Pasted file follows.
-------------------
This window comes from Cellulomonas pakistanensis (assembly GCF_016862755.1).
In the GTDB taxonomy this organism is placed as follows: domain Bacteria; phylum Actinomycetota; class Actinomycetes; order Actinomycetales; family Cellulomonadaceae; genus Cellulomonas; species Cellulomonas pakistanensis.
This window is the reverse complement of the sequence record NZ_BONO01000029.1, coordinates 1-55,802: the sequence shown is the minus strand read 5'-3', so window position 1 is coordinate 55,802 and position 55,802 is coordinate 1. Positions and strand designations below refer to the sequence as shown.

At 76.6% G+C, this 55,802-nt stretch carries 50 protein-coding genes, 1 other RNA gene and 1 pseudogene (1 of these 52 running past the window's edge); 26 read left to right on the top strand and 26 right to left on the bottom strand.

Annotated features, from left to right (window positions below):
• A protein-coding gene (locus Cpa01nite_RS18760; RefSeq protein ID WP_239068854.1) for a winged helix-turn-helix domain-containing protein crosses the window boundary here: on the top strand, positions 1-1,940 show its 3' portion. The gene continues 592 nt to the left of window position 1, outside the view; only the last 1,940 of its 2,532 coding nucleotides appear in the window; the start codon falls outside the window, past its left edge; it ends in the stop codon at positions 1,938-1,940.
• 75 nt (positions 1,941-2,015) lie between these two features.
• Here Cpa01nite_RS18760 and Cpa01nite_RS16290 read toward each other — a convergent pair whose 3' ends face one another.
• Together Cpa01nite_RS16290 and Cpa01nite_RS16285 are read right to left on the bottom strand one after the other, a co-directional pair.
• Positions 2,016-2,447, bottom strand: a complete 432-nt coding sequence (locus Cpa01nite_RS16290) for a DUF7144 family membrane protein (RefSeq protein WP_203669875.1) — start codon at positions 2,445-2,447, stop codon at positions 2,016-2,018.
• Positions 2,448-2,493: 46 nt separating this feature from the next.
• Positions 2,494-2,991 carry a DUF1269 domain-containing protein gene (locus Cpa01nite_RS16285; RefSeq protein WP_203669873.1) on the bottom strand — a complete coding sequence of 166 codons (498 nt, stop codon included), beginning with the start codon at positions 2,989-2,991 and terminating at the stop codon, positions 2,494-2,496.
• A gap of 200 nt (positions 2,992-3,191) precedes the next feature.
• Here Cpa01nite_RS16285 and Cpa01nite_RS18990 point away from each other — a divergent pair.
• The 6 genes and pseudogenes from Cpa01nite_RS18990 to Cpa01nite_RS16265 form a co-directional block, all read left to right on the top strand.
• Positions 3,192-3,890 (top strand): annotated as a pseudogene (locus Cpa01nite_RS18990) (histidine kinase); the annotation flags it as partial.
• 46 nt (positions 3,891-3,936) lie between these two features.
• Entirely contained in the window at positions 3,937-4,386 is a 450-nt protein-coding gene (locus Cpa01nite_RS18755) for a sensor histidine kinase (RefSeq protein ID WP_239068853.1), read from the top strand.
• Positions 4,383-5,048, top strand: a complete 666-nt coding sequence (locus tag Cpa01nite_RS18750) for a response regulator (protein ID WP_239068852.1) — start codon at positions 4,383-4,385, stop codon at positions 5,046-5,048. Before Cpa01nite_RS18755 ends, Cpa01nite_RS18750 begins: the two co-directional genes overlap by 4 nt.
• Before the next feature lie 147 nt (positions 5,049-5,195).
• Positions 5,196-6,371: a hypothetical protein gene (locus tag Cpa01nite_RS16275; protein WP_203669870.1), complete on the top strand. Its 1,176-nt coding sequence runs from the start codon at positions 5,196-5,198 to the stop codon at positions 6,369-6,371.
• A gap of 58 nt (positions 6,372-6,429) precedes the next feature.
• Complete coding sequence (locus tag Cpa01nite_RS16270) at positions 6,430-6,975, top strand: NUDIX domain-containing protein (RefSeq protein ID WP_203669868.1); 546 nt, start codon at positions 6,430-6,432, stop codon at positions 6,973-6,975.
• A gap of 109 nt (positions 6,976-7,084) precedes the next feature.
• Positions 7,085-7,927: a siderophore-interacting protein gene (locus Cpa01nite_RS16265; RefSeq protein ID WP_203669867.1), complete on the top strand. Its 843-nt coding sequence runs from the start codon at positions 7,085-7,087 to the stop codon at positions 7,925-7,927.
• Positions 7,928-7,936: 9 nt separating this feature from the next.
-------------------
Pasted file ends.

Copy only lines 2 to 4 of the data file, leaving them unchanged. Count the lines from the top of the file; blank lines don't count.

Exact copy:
In the GTDB taxonomy this organism is placed as follows: domain Bacteria; phylum Actinomycetota; class Actinomycetes; order Actinomycetales; family Cellulomonadaceae; genus Cellulomonas; species Cellulomonas pakistanensis.
This window is the reverse complement of the sequence record NZ_BONO01000029.1, coordinates 1-55,802: the sequence shown is the minus strand read 5'-3', so window position 1 is coordinate 55,802 and position 55,802 is coordinate 1. Positions and strand designations below refer to the sequence as shown.

At 76.6% G+C, this 55,802-nt stretch carries 50 protein-coding genes, 1 other RNA gene and 1 pseudogene (1 of these 52 running past the window's edge); 26 read left to right on the top strand and 26 right to left on the bottom strand.